According to global property consultant Knight Frank, rents in global luxury residential markets are continuing to see strong growth. The Knight Frank Prime Global Rental Index rose by 8.5% in the 12 months to March 2023 this year - with rents in a majority of markets hitting new records.
While the rate of annual growth in Q1 2023 slipped back from the 10.2% recorded in the previous quarter, globally rents are still rising at a rapid clip - continuing the trend that started in 2021 as city economies recovered from the pandemic.
Prime rents are now 14% above their pre-pandemic high (Q3 2019) and 21.7% above the pandemic low (Q1 2021).
Of the 10 markets tracked, growth is being led by Singapore, which saw rents rise 31.5% over the past 12 months, with 6.4% in the last quarter alone. London follows with rents higher by 16.9% over the year to March. Sydney, Toronto and New York also recorded double digit growth.
Auckland and Hong Kong recorded negative annual growth, although rents in both cities have risen in the past three and six month periods.
Strong rental growth since the pandemic has been driven by: limited supply, as construction was disrupted during lockdowns and as a strong residential sales demand took stock out of the market; and a resurgence in demand as workers moved back to cities as economies reopened.
Knight Frank data shows rents in Singapore have surged across all market segments, the catalyst was the reopening of borders from late 2022 which led to international workers returning to the city. Additionally, successive hikes in stamp duty rates, up to 60% for some foreign buyers, have raised the cost of property purchases meaning many are now reliant on rental properties.
A stronger construction pipeline in Singapore, with over 2,000 prime units to be delivered in 2023 could see rental pressures ease by the year end in the city.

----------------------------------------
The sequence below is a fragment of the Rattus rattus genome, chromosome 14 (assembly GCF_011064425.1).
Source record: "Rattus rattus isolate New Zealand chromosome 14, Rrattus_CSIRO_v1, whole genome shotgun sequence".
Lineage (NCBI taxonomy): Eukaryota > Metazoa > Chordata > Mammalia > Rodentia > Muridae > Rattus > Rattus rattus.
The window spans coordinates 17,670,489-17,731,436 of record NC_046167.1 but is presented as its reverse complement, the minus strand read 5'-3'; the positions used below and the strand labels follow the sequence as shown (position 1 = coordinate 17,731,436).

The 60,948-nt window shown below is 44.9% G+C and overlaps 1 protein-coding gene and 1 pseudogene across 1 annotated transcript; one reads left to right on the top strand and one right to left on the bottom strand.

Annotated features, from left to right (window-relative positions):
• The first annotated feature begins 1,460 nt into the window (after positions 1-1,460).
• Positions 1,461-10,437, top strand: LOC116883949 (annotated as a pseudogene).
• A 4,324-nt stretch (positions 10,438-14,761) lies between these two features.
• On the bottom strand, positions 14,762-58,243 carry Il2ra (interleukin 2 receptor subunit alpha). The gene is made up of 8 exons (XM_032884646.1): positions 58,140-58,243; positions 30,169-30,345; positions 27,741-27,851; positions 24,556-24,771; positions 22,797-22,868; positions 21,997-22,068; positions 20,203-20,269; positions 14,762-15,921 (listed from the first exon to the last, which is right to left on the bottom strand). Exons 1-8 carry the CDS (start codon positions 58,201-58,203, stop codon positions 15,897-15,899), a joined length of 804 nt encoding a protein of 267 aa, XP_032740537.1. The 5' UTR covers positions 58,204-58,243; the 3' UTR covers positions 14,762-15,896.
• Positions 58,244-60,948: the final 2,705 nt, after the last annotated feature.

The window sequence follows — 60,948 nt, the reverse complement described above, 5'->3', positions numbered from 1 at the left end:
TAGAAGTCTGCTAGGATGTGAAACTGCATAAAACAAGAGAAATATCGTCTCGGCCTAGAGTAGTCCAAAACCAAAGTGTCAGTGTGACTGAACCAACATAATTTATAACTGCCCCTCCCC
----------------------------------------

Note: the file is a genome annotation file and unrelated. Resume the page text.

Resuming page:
While Hong Kong languishes at the bottom of our table for annual growth, the luxury market has picked up here in recent months, with 1.9% growth in the first quarter of the year. Leasing demand has rebounded as more expats returned to the city given the border fully reopened in early January this year.
The Hong Kong government launched a talent attraction scheme last December to attract high-earners and foreign graduates from top universities. At the end of March, the government had granted approval to some 12,000 applicants which is expected to further support the rental market in the near term. Our view is that rents in Hong Kong will rise by up to 5% in 2023 as a whole.
Strong growth in rents in markets like Sydney, New York and London relate to chronic undersupply of existing rental properties as well as low new construction volumes. New York's prime market is experiencing record rents in Manhattan and Brooklyn, and with the busiest rental season yet to come, tenants are facing limited options and higher costs in a competitive market.
Strong rental growth in many markets has raised the possibility of governments taking policy action to protect renters from sharply higher costs. However, the arguments against rent caps - that they disrupt markets, weaken incentives to invest in new-build accommodation, and ultimately make a bad situation worse - seem to be winning out. In May of this year, the opposition Labour Party in the UK appeared to reject the policy.
Governments are increasingly promoting investment in the build-torent sector as a solution to reduce rapid rises in rents. Knight Frank predicts that the build-to-rent sector will become the world's largest investable real estate sector within the next ten years.
Liam Bailey, Knight Frank's global head of research says, "Despite a slowdown in the rate of growth, rental prices are hitting new records as workers return to city economies. With housing construction volumes remaining low due to material shortages and high build costs, rents are expected to continue to rise well above trend through 2023. The key question for investors is how governments will react to higher rental costs. For now, rent caps seem to be off the table in most markets, and policy focus is shifting to encouraging a surge in new build-to-rent accommodation."